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Confusion and Controversy

Despite the popularity of the term Ajax, it has been met with its fair share of dissenters and controversy. Some believe that Ajax is an aberration of what the Web was moving toward before Ajax entered the picture. The proponents of semantic HTML design, accessibility, and the separation of content and presentation were gaining ground and acceptance among web developers, and some believe that the popularity of Ajax has pushed that movement into the background. The belief of these detractors is that Ajax promotes creating presentation within JavaScript, thus turning it into a messy mix similar to the early days of server-side scripting. Many believe that accessibility will suffer if more developers turn to Ajax solutions.

Others have spent a significant amount of time dissecting Garrett's article and disproving several assumptions that he makes. For instance, the article mentions using XML and XMLHttp repeatedly as being the core of the Ajax model, but many of the examples he lists don't use them. Gmail and Google Maps don't use either of these technologies; Google Suggest uses only XMLHttp and uses JavaScript arrays instead of XML for data exchange. Critics also point out that the technical explanation of Ajax in the article is completely misleading, citing several technologies that are not only unnecessary (such as XML and XMLHttp) but unlikely to be used in many cases (such as XSLT).

Another big argument surrounding Ajax and Garrett's Adaptive Path article is that it's merely a new name for a technique that has already been used for some time. Although this type of data retrieval could be enacted in Netscape Navigator 2.0, it really became more prominent in 2001–2002, especially with the publication of an article on Apple's Developer Connection site entitled, "Remote Scripting With IFRAME" (available at This article is widely believed to be the first mainstream article published on Ajax-like methodologies. The term remote scripting never caught on with quite the staying power as Ajax.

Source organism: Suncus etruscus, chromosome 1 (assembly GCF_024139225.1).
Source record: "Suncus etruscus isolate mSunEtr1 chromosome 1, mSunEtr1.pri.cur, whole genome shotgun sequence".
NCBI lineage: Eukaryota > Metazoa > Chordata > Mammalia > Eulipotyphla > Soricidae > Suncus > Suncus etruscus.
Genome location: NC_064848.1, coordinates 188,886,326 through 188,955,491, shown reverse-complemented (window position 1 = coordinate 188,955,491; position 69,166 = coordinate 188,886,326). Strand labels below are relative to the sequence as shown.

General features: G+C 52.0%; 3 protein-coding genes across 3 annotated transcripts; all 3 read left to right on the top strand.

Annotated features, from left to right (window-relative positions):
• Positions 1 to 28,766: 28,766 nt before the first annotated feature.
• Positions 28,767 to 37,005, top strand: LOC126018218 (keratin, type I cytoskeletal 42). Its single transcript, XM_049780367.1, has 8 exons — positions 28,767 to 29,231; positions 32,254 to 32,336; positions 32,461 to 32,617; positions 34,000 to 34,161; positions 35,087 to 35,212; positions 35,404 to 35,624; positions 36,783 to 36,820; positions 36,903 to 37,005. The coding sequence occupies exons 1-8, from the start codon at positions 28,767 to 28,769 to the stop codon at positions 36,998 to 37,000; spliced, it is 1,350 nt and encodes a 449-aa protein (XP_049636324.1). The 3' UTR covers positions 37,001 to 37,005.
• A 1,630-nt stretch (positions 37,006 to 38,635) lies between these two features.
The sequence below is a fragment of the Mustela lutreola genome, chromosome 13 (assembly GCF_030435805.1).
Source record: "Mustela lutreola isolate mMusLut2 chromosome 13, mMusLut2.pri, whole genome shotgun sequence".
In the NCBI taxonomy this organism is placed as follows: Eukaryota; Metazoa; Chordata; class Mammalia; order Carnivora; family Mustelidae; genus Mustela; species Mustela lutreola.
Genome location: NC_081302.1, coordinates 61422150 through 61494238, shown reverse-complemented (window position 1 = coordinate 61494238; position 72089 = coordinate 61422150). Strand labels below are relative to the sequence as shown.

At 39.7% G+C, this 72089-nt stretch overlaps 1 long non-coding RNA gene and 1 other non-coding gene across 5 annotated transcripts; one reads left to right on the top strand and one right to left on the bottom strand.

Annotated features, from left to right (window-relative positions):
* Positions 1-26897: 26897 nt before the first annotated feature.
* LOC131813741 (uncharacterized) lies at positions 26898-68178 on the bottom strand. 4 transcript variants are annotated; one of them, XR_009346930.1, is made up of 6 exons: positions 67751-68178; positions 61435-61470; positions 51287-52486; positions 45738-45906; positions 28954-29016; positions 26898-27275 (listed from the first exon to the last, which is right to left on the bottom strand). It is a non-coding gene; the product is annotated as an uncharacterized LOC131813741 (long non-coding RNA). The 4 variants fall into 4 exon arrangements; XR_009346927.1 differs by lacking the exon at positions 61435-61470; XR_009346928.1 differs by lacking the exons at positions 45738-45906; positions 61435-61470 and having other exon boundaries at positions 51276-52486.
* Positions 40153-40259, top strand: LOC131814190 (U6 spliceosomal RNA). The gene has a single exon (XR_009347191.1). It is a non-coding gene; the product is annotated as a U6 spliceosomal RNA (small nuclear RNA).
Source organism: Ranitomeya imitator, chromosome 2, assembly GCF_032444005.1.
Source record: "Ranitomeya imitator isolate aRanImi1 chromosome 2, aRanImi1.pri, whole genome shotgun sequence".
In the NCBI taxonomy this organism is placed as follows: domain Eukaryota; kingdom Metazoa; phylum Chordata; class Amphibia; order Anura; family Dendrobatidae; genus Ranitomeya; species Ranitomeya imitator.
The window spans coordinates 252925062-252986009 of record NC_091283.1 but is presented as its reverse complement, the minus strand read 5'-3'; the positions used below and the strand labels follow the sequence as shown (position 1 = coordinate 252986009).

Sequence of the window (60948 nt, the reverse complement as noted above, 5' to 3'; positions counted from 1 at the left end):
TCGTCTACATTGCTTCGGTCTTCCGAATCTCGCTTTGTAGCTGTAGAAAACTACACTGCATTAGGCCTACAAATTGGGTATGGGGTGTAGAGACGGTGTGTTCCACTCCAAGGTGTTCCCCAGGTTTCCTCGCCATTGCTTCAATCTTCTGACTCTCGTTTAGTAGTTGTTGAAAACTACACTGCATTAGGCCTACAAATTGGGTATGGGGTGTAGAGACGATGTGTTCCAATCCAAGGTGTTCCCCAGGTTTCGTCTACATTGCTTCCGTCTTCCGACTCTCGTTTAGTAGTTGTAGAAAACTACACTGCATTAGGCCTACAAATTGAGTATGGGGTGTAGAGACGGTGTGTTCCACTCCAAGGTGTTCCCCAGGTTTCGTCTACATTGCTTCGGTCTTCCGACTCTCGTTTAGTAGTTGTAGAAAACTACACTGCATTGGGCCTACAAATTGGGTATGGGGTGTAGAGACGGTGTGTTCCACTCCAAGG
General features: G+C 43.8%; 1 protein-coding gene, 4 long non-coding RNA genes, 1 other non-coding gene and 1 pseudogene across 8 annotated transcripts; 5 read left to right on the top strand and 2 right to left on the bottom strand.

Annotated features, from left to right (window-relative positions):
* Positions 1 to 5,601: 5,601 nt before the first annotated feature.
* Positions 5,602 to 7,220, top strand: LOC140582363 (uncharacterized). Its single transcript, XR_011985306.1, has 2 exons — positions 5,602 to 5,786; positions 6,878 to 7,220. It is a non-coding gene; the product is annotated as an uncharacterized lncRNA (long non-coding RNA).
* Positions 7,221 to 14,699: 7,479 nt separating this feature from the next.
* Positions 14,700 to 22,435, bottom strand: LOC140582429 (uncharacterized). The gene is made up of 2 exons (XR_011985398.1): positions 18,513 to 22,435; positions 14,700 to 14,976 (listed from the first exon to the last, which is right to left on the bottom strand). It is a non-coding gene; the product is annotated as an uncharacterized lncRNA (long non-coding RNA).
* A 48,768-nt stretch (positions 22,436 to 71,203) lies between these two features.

Still others scoff at the term Ajax and Garrett's article, believing that its creation was little more than a marketing gimmick for Garrett's company, Adaptive Path, LLC. Some believe that creating a name for a technique that already existed is disingenuous and a clear sign of ill intent. Regardless of this and other controversies surrounding Ajax, the approach now has a name that developers are quickly becoming familiar with, and with that comes a need for a deeper understanding and explanation so that it may be used in the best possible ways.

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